Susun loves maps. As we drove east on Idaho Highway 33, Susun happily called out the various landmarks visible from the newly-rebuilt road. “Look, there's Canyon Creek Butte,” she pointed, “And here comes Canyon Creek itself!”
Sure enough, the road dipped into a drainage with a large bridge across a step-walled basalt canyon. Susun said, “Look there's a road that goes up Canyon Creek!” That's when we hit the brakes and did a quick U-turn. “Well, let's go up there,” we said.
We hadn't planned a trip up Canyon Creek but it turned out to be a great little Monday side trip. The total mileage off pavement was probably about 25, plus or minus and the side trip took less than two hours. It was a great place to visit for all these reasons:
- A sweet creek
- Strange wind-eroded rock formations
- A hot springs with a 1930's bathhouse
- An dubious historical marker
- A challenging, narrow, steep road
- Bald & golden eagles flying close by
- Driving into the storm clouds
- Rain turning to snow
- A sloppy, messy road
- An interesting forest
- Sweeping views from under the clouds
- Golden aspens galore
- and some small red potatoes
We could have probably continued farther into the foggy, snowy east side of the Big Hole Mountains on the Relay Ridge Road. However, the road slopes were turning icy and slick and the snow seemed to show no sign of letting up. So we picked a safe and solid place to turn around, set a GPS waypoint and drove slowly back the way we came. Going or coming, we didn't encounter a single other vehicle. We thought that was odd considering it was a holiday and deer season. Maybe the weather scared them all off.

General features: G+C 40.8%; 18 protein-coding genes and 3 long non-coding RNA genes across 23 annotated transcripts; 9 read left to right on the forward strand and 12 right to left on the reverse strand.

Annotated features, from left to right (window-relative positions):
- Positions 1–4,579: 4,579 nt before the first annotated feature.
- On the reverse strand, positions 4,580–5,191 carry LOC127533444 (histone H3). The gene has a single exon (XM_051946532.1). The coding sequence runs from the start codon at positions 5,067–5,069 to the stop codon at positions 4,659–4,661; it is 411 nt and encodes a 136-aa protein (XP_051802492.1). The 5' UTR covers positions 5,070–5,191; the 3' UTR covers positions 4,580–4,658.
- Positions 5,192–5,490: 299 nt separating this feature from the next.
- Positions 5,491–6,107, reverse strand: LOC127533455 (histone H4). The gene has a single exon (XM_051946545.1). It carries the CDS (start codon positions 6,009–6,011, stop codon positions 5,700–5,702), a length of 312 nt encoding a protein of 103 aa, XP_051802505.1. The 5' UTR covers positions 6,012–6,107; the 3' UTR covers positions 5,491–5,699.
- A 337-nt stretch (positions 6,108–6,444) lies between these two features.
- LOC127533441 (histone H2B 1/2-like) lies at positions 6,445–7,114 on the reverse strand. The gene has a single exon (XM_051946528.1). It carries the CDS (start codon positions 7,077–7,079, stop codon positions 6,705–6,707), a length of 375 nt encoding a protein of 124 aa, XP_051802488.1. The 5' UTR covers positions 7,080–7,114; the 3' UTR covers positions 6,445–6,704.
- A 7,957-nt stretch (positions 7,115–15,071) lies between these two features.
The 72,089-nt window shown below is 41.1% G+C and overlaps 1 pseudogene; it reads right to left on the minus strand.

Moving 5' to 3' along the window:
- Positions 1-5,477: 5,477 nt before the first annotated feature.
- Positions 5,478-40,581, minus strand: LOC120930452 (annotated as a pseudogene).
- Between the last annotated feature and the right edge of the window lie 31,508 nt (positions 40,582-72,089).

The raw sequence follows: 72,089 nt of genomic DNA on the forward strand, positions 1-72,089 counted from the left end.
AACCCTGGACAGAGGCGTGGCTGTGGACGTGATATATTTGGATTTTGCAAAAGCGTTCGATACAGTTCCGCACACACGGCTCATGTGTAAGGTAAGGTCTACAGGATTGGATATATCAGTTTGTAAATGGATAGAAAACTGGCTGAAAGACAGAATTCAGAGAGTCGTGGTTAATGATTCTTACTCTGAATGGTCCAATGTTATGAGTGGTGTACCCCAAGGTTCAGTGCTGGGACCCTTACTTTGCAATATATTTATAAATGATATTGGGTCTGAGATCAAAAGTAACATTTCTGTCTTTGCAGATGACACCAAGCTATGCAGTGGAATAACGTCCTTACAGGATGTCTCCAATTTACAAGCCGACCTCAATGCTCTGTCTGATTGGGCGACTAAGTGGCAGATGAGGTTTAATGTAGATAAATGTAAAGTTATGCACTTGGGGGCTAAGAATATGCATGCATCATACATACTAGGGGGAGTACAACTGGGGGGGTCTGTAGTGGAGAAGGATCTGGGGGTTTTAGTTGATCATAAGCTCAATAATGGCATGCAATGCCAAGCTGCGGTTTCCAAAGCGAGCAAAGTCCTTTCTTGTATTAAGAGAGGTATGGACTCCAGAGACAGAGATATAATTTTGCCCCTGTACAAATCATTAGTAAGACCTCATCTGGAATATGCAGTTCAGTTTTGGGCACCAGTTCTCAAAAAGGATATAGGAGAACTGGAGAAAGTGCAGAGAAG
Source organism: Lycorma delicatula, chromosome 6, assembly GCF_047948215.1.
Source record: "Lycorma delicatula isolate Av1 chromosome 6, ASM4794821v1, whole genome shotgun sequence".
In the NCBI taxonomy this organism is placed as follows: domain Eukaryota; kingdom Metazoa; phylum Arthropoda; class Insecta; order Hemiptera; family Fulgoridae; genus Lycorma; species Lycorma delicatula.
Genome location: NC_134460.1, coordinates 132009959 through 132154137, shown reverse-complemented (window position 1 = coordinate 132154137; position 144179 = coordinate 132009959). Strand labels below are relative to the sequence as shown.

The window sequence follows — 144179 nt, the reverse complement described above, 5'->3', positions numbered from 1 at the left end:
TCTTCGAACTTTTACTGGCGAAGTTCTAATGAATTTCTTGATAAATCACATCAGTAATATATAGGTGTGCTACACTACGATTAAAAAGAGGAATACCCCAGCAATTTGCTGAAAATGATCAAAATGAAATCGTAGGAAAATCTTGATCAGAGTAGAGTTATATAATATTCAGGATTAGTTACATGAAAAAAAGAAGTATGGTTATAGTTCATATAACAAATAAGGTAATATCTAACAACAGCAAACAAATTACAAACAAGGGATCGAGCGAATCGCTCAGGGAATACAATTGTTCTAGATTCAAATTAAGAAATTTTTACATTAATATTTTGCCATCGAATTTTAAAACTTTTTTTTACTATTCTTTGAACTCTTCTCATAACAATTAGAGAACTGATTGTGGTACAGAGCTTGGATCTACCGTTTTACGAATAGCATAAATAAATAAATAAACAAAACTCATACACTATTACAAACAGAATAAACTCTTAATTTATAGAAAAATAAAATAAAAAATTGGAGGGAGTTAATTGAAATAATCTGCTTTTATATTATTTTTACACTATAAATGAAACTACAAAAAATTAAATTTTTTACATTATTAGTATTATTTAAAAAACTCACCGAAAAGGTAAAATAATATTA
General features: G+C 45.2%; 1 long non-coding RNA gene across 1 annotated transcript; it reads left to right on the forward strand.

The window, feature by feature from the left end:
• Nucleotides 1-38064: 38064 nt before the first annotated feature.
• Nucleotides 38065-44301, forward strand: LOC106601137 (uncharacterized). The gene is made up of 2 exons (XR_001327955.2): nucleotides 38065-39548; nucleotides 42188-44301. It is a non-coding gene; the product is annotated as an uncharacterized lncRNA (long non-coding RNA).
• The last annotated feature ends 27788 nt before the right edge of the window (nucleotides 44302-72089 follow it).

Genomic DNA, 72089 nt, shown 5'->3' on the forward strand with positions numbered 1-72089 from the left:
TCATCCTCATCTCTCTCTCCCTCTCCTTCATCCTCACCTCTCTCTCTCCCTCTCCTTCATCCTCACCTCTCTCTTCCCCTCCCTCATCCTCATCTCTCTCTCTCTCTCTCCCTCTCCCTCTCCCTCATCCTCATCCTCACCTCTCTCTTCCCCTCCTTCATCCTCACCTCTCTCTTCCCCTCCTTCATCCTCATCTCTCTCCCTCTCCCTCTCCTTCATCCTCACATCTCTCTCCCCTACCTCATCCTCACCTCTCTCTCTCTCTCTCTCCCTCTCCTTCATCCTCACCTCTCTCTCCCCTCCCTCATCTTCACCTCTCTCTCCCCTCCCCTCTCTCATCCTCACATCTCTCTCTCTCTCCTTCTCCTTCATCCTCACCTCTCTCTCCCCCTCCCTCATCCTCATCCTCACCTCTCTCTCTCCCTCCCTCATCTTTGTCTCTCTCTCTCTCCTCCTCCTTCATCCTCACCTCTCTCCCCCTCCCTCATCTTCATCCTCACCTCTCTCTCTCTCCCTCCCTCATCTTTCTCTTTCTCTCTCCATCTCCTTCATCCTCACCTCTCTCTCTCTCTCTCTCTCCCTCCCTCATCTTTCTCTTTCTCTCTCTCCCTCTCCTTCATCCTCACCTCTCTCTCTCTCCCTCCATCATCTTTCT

Whenever we drive lonely forest roads such as this one, we always ask “Why is this road even here?” Perhaps you, too, have wondered about various Forest Service roads. Well, all of them had some sort of purpose, however specious, “back in the day”. Roadbuilding was once part and parcel of the agency's fundamental purpose to create, enhance and maintain “multiple use” of the land and its resources. The typical reasons for existence of most roads included: mining, grazing, logging, and infrastructure.
In the case of the Relay Ridge Road it would have been communications infrastructure. As the name suggests, the road dead ends at one of the highest accessible spot in the Big Hole Mountains and, yep, you guessed it, that spot is cluttered with tall towers serving who-knows-what purposes in shuffling waves of unseen signals to and fro amid humanity's sea of electronic devices.
Whenever we travel roads such as the Relay Ridge Road, we always give verbal “thanks” to whatever special interest group had the sway and money to coax creation of such a road out of the Forest Service bureaucracy. Without those radio towers, we would have never been able to visit such special scenes on Columbus Day 2013.
After we were back out on the back out on Idaho Hwy 33, we began looking for the road to Susie's Nipple. Alas, we couldn't find the route as the clouds dropped down onto the deck and rain began turning to snow. But we did find the Karma Way and knew everything was OK.
Coming Soon: Teton Valley Cabins; Driggs; Nickerson Bridge; the Jackpine-Pinochet Loop; Bitch Creek; Felt Hydro; Susie's Nipple; the Packsaddle Loop; Daphne's Place; The Spud; Fox Canyon, Grand Teton Brewing; the Pine Creek Pass SNOTEL and home.
Here's more photos from the Relay Ridge side trip: